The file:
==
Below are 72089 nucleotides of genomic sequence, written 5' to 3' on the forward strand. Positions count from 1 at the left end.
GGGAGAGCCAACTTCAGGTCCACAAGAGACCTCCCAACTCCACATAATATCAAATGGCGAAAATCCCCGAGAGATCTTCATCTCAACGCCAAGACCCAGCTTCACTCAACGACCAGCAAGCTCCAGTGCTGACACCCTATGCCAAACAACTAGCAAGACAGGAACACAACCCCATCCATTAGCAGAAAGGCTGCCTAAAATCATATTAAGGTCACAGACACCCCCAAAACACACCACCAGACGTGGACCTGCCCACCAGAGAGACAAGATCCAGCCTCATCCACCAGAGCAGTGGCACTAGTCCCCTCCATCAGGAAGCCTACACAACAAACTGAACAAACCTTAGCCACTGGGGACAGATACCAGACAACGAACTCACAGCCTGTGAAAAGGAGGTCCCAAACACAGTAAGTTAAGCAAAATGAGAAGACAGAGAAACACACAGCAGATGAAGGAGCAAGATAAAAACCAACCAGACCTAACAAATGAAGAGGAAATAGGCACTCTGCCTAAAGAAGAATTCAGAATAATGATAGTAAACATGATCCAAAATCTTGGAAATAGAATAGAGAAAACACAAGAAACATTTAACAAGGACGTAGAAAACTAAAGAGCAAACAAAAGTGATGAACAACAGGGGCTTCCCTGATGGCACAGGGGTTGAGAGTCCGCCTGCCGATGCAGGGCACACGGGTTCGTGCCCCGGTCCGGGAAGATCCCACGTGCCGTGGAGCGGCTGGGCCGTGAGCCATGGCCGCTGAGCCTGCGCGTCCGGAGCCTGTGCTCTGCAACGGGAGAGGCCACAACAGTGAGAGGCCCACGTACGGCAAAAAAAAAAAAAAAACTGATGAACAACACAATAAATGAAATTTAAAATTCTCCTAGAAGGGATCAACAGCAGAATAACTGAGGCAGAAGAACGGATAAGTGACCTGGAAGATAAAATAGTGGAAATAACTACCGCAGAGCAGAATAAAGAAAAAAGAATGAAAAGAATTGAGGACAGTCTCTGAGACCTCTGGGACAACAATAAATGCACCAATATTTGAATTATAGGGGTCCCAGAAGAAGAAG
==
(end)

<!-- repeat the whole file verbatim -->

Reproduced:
Below are 72089 nucleotides of genomic sequence, written 5' to 3' on the forward strand. Positions count from 1 at the left end.
GGGAGAGCCAACTTCAGGTCCACAAGAGACCTCCCAACTCCACATAATATCAAATGGCGAAAATCCCCGAGAGATCTTCATCTCAACGCCAAGACCCAGCTTCACTCAACGACCAGCAAGCTCCAGTGCTGACACCCTATGCCAAACAACTAGCAAGACAGGAACACAACCCCATCCATTAGCAGAAAGGCTGCCTAAAATCATATTAAGGTCACAGACACCCCCAAAACACACCACCAGACGTGGACCTGCCCACCAGAGAGACAAGATCCAGCCTCATCCACCAGAGCAGTGGCACTAGTCCCCTCCATCAGGAAGCCTACACAACAAACTGAACAAACCTTAGCCACTGGGGACAGATACCAGACAACGAACTCACAGCCTGTGAAAAGGAGGTCCCAAACACAGTAAGTTAAGCAAAATGAGAAGACAGAGAAACACACAGCAGATGAAGGAGCAAGATAAAAACCAACCAGACCTAACAAATGAAGAGGAAATAGGCACTCTGCCTAAAGAAGAATTCAGAATAATGATAGTAAACATGATCCAAAATCTTGGAAATAGAATAGAGAAAACACAAGAAACATTTAACAAGGACGTAGAAAACTAAAGAGCAAACAAAAGTGATGAACAACAGGGGCTTCCCTGATGGCACAGGGGTTGAGAGTCCGCCTGCCGATGCAGGGCACACGGGTTCGTGCCCCGGTCCGGGAAGATCCCACGTGCCGTGGAGCGGCTGGGCCGTGAGCCATGGCCGCTGAGCCTGCGCGTCCGGAGCCTGTGCTCTGCAACGGGAGAGGCCACAACAGTGAGAGGCCCACGTACGGCAAAAAAAAAAAAAAAACTGATGAACAACACAATAAATGAAATTTAAAATTCTCCTAGAAGGGATCAACAGCAGAATAACTGAGGCAGAAGAACGGATAAGTGACCTGGAAGATAAAATAGTGGAAATAACTACCGCAGAGCAGAATAAAGAAAAAAGAATGAAAAGAATTGAGGACAGTCTCTGAGACCTCTGGGACAACAATAAATGCACCAATATTTGAATTATAGGGGTCCCAGAAGAAGAAG